• Knitting is made up of two (yes, just two!) basic stitches — knit and purl. The knit stitch is the first one most people learn. It creates a smooth 'V' on the right side of your fabric, and a little bump on the wrong side. Combined with the purl stitch, there's nothing you can't do.

  • Good to Know

  • We're demoing two different ways to hold your yarn when you knit — holding the yarn in your right hand, which is called throwing, or English style, and holding the yarn in your left, which is referred to as picking or Continental. The end result is exactly the same, so choose whichever method feels more comfortable.

  • English Style

    1. 1. To start a new row, make sure the needle with all the stitches is in your left hand, and you're holding the empty needle in your right. You'll use the empty needle to make new stitches, transferring the stitches from the left needle to the right.

    2. 2. Slip your right needle through the first stitch on your left needle. Go through the loop on your needle from left to right, front to back. The right needle will come out the back. Keep your needles crossed.

    3. 3. Holding your working yarn in your right hand, wrap the yarn behind the back needle, and bring it between the two needles where they cross.

    4. 4. Bring your right needle back through the stitch on the left needle, pulling your working yarn onto the right needle as you do.

    5. 5. Slide the stitch you just worked through off your left needle. That's it! When you work your next knit stitch, make sure you keep the yarn at the back of your work. Then just repeat the steps above for each stitch you want to knit.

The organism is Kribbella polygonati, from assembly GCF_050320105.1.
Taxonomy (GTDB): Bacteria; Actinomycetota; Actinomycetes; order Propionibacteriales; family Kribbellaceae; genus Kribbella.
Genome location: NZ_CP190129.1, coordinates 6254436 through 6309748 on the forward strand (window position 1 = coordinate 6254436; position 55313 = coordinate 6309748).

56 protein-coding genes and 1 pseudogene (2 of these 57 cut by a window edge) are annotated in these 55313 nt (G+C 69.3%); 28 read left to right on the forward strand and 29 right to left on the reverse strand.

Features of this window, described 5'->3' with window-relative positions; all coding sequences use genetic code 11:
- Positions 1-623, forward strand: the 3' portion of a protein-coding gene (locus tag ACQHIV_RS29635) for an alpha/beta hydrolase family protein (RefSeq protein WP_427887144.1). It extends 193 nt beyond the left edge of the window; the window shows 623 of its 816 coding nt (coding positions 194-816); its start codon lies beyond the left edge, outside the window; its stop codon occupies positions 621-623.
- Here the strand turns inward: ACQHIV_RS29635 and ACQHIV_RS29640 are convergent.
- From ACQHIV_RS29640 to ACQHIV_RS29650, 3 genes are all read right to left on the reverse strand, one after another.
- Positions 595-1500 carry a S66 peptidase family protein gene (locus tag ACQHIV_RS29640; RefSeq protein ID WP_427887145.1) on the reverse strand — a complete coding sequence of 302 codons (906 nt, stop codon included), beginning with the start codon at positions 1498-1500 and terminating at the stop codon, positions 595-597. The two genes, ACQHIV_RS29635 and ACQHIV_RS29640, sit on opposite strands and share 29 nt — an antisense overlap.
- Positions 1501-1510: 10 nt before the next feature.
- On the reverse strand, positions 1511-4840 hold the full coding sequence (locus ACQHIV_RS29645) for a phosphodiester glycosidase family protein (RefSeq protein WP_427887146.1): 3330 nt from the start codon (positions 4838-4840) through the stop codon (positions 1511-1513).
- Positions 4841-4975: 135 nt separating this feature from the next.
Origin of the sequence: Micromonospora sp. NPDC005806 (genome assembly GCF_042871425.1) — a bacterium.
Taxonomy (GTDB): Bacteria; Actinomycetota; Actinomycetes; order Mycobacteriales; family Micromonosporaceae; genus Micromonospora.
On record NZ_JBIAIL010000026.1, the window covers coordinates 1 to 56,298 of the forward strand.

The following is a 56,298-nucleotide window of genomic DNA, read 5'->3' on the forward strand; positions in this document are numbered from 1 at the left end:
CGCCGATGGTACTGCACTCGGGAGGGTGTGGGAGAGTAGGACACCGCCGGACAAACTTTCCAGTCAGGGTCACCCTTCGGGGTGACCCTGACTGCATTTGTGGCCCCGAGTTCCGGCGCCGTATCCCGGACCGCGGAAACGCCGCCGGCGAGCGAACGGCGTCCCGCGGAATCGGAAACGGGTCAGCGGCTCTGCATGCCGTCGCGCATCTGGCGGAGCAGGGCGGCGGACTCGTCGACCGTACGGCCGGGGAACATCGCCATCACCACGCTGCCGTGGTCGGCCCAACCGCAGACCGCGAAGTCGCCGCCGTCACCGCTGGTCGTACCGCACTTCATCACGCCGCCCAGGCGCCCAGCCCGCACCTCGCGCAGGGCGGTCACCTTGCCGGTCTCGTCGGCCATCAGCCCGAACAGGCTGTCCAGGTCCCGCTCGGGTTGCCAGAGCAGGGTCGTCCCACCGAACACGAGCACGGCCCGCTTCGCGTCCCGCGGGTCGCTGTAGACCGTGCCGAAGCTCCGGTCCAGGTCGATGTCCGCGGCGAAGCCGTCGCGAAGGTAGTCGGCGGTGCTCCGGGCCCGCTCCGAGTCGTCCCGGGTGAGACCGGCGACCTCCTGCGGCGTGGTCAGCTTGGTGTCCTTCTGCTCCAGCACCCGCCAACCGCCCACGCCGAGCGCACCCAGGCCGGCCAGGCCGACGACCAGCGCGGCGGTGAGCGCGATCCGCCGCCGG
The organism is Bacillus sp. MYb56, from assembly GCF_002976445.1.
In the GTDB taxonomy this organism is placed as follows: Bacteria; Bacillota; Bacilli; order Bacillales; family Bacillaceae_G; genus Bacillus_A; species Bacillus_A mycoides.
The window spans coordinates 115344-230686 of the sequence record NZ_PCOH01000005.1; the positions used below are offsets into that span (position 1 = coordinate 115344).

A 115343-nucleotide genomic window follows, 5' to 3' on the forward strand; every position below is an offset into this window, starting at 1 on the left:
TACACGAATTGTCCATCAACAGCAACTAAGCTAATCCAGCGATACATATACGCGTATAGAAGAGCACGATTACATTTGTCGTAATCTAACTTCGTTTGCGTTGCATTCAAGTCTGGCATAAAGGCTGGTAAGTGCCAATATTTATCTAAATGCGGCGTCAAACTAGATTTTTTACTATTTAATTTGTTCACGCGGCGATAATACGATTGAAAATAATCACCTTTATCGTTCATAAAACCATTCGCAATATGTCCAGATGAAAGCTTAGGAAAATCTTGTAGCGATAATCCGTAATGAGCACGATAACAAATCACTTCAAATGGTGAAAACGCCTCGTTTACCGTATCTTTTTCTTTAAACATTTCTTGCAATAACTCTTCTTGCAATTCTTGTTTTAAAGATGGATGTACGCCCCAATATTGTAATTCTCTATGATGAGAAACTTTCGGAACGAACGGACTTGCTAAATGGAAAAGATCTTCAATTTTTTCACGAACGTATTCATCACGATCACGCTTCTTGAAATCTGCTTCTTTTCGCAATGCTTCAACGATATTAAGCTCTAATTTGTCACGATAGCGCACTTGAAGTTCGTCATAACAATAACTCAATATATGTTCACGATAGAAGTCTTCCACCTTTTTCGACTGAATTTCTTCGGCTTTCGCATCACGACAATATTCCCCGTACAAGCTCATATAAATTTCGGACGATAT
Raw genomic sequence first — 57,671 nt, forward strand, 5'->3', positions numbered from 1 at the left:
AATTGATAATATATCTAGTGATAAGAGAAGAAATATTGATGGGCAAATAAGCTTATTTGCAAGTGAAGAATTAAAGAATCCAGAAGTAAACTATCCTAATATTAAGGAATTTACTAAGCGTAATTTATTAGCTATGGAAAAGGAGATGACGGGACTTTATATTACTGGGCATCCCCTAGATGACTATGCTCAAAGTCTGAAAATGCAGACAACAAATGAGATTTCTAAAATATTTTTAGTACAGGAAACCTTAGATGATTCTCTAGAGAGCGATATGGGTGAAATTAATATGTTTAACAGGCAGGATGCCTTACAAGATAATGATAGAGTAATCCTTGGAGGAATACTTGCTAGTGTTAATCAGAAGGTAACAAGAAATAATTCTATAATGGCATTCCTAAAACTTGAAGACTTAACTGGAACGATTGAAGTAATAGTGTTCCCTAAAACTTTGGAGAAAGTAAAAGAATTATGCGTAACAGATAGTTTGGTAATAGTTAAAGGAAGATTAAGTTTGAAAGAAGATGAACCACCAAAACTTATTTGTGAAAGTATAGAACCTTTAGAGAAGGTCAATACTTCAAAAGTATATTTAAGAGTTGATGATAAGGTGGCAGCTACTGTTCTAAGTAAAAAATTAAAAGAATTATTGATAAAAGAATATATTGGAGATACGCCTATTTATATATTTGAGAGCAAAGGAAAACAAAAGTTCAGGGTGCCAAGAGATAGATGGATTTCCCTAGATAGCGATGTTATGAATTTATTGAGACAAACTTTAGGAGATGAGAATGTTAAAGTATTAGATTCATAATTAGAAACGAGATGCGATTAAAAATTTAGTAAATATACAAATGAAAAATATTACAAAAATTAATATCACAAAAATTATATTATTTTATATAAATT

Pro Tip

      • There are lots of ways to hold onto your yarn (sometimes referred to as tensioning). There's no right or wrong way — you can drape it over your pointer finger, pinch it in place, or even drop it completely between stitches. The important thing is to find a way to hold it that lets you also keep a grip on your needles.

  • Continental Style

    1. 1. To start a new row, make sure the needle with all the stitches is in your left hand, and you're holding the empty needle in your right. You'll use the empty needle to make new stitches, transferring the stitches from the left needle to the right. Hold your yarn with your left hand, keeping it behind your needle.

    2. 2. Slip your right needle through the first stitch on your left needle. Go through the loop on your needle from left to right, front to back. The right needle will come out the back. Keep your needles crossed.

    3. 4. Scoop the yarn you're holding in back with your right needle. The yarn should go over the top of your right needle.

    4. 5. Pull the working yarn through the stitch on your left needle.

    5. 6. Slide the stitch you just worked through off your left needle. That's it! When you work your next knit stitch, make sure you keep the yarn at the back of your work. Then just repeat the steps above for each stitch you want to knit.

      Pro Tip

      • The first stitch of the row can feel a little sloppy — that's totally normal! Just make sure your yarn is coming straight down the back of your needle. If you pull it up and over, that first stitch can look like two stitches.

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